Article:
Passing away without a valid will can mean:

  • the distribution of your assets may not reflect your wishes;
  • you can not put structures in place that can assist your beneficiaries to minimise risk of third parties (including creditors) accessing their succession;
  • the cost of administering your estate can be higher, particularly if there are trouble locating beneficiaries; and
  • more tax payable on the distribution of your assets.
What is ‘intestacy’?

Here is an overview to understand deeper. Passing away without a valid will is known as dying ‘intestate’. Intestacy arises:

  • where the deceased dies without a valid will; or
  • where the deceased leaves a valid will, but the will ineffectively disposes of all the person’s estate.

Intestacy means that the deceased’s estate will likely be distributed other than as the deceased intended. Ideally, how the estate is distributed will be determined by legislation, with the estate being distributed among the deceased’s nearest blood relatives. There may be an inevitable reduction in the size of the estate, since this situation can lead to a bitter and costly disputes.

Additionally, Intestacy means that the will does not appoint an executor, therefore, there must be an appointed administrator. Applying to the court for letters of administration is the same as applying for probate of a will, but does often lead to additional costs and complexities.                     

Distribution upon intestacy – the default rules and how they may affect you If you pass away without a valid will, then your estate will be divided according to intestacy rules. These are default rules which:

  • decide to whom the estate is distributed and in what proportions; and
  • are complex and will vary depending on the value of the estate, the relevant jurisdiction and the type and number of family members you leave behind.

The default rules mean that you will not be able to:

  • guarantee your assets are distributed to close friends or remote relatives – that is, those not covered by default rules; and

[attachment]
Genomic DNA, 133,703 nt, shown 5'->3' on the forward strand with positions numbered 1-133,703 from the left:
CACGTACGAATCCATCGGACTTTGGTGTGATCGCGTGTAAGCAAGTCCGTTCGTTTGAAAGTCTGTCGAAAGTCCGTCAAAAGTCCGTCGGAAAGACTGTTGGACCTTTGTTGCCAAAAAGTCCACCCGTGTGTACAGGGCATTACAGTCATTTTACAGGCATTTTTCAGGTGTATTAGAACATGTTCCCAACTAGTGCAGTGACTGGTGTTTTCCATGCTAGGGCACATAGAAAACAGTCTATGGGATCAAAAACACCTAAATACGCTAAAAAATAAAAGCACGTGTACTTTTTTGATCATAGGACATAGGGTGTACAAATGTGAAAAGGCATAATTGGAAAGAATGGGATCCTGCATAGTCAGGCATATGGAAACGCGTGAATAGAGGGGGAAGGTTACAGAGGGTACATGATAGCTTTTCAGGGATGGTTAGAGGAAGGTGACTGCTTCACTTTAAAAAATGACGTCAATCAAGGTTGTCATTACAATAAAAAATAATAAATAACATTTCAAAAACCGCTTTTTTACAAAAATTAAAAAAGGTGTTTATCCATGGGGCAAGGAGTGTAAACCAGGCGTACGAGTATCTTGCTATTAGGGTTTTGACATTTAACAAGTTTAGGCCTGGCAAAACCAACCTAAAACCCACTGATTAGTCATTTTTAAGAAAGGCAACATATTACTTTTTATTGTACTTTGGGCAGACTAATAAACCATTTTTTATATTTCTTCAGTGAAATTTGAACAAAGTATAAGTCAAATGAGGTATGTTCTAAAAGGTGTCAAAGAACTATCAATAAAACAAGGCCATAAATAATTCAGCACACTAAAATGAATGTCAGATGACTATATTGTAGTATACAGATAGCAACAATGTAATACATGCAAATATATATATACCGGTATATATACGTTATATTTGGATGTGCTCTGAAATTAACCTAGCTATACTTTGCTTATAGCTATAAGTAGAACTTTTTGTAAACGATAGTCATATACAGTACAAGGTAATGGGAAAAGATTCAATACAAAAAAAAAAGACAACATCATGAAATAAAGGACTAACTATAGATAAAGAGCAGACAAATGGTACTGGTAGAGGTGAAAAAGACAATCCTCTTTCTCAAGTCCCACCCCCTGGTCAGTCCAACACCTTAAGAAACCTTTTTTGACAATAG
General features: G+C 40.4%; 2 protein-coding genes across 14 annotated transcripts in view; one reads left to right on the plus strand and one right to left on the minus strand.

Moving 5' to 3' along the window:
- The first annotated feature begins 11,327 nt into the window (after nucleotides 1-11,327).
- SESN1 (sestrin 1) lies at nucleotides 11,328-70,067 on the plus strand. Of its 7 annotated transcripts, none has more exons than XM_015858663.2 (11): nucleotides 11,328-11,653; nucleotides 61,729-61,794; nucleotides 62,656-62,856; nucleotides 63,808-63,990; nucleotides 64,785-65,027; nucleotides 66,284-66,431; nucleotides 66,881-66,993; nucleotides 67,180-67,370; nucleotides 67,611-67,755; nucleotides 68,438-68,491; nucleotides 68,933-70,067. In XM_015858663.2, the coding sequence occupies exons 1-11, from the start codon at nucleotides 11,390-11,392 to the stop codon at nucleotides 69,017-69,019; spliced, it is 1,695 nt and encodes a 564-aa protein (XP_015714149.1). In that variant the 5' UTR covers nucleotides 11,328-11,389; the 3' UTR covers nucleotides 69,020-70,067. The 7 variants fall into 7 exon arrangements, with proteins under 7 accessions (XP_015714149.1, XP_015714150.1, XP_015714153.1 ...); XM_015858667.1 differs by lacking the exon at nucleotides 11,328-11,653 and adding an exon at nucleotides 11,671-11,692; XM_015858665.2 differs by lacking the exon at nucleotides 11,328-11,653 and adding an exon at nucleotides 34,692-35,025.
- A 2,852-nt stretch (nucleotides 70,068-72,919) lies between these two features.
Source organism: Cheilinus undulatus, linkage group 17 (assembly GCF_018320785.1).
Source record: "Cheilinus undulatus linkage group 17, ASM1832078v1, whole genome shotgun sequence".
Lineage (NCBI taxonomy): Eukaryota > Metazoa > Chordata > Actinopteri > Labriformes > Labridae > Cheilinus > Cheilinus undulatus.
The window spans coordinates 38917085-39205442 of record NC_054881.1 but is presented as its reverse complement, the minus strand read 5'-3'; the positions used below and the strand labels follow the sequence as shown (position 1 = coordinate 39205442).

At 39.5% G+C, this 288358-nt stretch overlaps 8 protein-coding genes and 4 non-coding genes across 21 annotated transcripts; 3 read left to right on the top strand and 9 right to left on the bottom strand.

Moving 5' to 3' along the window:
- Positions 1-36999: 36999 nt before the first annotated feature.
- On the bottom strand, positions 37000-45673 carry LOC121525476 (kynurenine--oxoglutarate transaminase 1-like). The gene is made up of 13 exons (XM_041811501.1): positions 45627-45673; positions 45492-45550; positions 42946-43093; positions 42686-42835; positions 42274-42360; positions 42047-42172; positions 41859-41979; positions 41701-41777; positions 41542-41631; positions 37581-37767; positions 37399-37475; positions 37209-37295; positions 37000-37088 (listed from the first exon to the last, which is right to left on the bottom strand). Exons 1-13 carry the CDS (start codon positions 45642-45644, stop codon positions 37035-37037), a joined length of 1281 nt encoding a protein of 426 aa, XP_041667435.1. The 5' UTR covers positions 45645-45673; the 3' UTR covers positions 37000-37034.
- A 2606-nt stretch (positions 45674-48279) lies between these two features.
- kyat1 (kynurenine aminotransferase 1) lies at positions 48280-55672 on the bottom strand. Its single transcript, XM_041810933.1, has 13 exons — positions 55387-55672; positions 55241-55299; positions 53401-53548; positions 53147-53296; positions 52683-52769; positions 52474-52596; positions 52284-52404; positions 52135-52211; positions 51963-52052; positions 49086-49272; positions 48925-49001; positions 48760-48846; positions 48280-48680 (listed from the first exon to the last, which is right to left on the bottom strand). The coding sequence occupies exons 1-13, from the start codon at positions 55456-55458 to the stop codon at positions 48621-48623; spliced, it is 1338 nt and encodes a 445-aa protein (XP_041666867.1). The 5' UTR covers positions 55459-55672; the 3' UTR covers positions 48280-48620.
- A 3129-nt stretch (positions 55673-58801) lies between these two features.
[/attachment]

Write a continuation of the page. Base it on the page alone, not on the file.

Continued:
• eliminate certain individuals from receiving distributions.

Differences between intestacy laws in states and territories

Location Of Assets

There are two statutory schemes may govern distribution of the estate if a deceased’s estate is located in more than one jurisdiction.


  • movable property (for example, motor vehicles, pets and personal effects) is governed by the default rules in the place where the deceased resided; and
  • immovable property (for example, land, a house, property rights) is governed by the default rules in the place where the property is located.

TThe definition of ‘spouse or partner’ varies between the states and territories even on their entitlements under law.

For example, if the person who died has no surviving children then:

  • the laws in New South Wales, Victoria, Queensland, South Australia, Tasmania and the Australian Capital Territory provide that the surviving spouse is entitled to the entire estate;
  • the laws in Western Australia and the Northern Territory provide that a surviving spouse is only automatically entitled to the entire estate if the deceased has no surviving parents or siblings.
Simultaneous Death Of Spouses

Depending on state and territories, it will also treat the simultaneous death of spouses in different ways.

The method of seniority is used to determine who died first in the state of Victoria. This means that:

  • the older spouse is assumed to have passed away first and their estate is then administered before the younger spouse’s estate – which can be a problem where the spouses own an asset jointly; and
  • the jointly owned asset forms part of the younger spouse’s estate if there is no valid will, and will be dealt with through intestacy laws.

In that example, if the couple has no children, then the family home passes to the younger spouse’s parents, effectively diverting the relationship assets to one side of the family.


Among the many benefits of making a valid will, a will-maker can:

  • assign to transfer assets to relatives in greater or lesser proportions than would result from the default rules;
  • assign to transfer assets to a close friend or a remote relative (or an organisation which is important to the will maker) who would otherwise be excluded from any benefit under the default rules;

For more information, contact us now on 1300 844 678 or send us an enquiry via our form here.